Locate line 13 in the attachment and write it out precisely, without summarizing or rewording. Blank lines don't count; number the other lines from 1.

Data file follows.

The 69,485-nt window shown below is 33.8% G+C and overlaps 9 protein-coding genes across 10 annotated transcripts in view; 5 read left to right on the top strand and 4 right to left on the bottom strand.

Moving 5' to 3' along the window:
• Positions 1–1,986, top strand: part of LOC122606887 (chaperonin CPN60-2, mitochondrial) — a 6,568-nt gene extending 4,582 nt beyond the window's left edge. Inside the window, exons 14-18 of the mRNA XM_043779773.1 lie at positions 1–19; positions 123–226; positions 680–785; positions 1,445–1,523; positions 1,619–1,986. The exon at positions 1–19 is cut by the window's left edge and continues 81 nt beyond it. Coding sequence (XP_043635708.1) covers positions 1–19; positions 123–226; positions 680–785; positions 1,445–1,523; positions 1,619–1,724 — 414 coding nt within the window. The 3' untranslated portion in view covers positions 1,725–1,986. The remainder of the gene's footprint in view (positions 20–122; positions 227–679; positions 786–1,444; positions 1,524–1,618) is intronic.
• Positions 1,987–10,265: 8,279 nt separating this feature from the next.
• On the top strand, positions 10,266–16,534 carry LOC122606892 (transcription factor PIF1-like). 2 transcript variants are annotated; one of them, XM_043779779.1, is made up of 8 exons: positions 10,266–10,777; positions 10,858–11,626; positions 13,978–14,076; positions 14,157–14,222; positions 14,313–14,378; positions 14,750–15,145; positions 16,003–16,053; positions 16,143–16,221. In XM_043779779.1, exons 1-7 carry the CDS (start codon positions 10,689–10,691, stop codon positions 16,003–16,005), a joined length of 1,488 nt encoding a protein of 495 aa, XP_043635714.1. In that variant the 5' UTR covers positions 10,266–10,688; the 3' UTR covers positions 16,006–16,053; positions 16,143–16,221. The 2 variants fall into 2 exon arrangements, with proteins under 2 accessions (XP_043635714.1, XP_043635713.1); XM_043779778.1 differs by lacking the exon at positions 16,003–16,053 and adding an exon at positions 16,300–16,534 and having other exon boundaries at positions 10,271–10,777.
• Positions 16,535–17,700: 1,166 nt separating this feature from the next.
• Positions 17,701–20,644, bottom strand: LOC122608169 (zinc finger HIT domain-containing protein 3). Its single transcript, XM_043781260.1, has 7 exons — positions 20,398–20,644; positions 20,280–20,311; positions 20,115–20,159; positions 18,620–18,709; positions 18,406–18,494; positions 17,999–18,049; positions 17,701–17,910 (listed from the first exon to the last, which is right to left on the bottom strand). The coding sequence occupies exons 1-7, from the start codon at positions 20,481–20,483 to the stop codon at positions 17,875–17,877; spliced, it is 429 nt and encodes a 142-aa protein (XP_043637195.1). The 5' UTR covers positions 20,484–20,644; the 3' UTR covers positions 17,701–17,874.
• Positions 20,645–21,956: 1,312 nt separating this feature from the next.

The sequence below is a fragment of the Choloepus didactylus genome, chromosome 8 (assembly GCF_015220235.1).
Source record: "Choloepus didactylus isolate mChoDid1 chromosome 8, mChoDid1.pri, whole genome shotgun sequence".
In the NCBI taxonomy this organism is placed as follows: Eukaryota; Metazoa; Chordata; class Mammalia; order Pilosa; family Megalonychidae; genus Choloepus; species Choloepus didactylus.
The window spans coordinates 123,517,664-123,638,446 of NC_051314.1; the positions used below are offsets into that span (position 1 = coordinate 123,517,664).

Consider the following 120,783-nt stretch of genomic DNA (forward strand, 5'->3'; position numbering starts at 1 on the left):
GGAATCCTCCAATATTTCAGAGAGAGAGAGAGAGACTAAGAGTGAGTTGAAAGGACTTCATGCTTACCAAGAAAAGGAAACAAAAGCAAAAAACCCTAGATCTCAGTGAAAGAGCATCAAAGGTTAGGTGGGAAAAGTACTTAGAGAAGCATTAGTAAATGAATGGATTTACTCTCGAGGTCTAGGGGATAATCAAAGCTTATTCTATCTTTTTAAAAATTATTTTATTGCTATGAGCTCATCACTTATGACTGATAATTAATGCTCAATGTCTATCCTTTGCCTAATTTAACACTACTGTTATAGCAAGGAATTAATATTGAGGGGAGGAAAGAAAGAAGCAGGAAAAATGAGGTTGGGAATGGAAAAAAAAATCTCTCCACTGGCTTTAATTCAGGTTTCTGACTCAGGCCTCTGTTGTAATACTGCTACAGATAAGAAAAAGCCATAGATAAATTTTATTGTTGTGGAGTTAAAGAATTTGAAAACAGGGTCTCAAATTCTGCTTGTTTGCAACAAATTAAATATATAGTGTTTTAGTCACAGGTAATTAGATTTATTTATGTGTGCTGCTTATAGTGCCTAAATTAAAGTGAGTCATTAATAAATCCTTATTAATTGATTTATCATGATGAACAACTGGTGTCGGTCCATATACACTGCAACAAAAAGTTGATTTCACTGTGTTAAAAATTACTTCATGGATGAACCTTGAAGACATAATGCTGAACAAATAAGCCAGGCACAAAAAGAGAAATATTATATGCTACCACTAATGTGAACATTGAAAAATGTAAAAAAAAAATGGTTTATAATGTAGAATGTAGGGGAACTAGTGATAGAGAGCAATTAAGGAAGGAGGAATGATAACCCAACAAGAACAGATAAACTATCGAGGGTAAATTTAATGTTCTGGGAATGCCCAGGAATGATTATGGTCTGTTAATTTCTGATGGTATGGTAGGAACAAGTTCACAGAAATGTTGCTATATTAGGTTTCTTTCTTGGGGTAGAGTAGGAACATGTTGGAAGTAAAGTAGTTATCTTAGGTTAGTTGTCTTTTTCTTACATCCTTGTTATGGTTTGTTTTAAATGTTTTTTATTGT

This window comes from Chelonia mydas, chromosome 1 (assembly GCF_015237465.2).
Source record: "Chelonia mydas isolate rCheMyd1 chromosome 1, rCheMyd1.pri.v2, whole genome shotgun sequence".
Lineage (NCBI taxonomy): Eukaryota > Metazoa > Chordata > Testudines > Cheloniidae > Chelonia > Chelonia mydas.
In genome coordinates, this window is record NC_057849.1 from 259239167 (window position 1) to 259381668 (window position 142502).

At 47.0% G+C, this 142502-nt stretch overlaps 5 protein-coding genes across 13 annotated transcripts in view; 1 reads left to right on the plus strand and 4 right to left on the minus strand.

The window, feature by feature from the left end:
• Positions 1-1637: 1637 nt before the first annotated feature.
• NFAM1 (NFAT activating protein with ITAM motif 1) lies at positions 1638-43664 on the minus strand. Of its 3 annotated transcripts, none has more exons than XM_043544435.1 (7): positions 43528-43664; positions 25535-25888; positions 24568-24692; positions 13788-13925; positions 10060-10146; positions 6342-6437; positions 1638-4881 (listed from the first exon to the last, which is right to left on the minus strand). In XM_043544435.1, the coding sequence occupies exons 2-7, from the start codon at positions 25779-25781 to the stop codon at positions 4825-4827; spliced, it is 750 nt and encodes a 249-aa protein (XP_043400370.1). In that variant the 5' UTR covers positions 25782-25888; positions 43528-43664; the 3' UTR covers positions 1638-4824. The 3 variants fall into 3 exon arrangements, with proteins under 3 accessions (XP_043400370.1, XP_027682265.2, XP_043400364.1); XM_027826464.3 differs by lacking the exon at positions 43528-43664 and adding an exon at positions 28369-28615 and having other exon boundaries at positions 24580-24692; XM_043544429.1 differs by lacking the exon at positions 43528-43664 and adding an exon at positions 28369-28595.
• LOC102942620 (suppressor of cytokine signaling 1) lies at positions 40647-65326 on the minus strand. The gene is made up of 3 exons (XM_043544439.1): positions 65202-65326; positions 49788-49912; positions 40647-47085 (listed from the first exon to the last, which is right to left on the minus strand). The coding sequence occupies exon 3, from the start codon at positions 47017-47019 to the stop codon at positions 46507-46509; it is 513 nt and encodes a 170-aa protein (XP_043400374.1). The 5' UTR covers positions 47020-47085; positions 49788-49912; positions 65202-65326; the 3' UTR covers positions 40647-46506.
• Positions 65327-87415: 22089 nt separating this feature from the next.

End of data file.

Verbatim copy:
Consider the following 120,783-nt stretch of genomic DNA (forward strand, 5'->3'; position numbering starts at 1 on the left):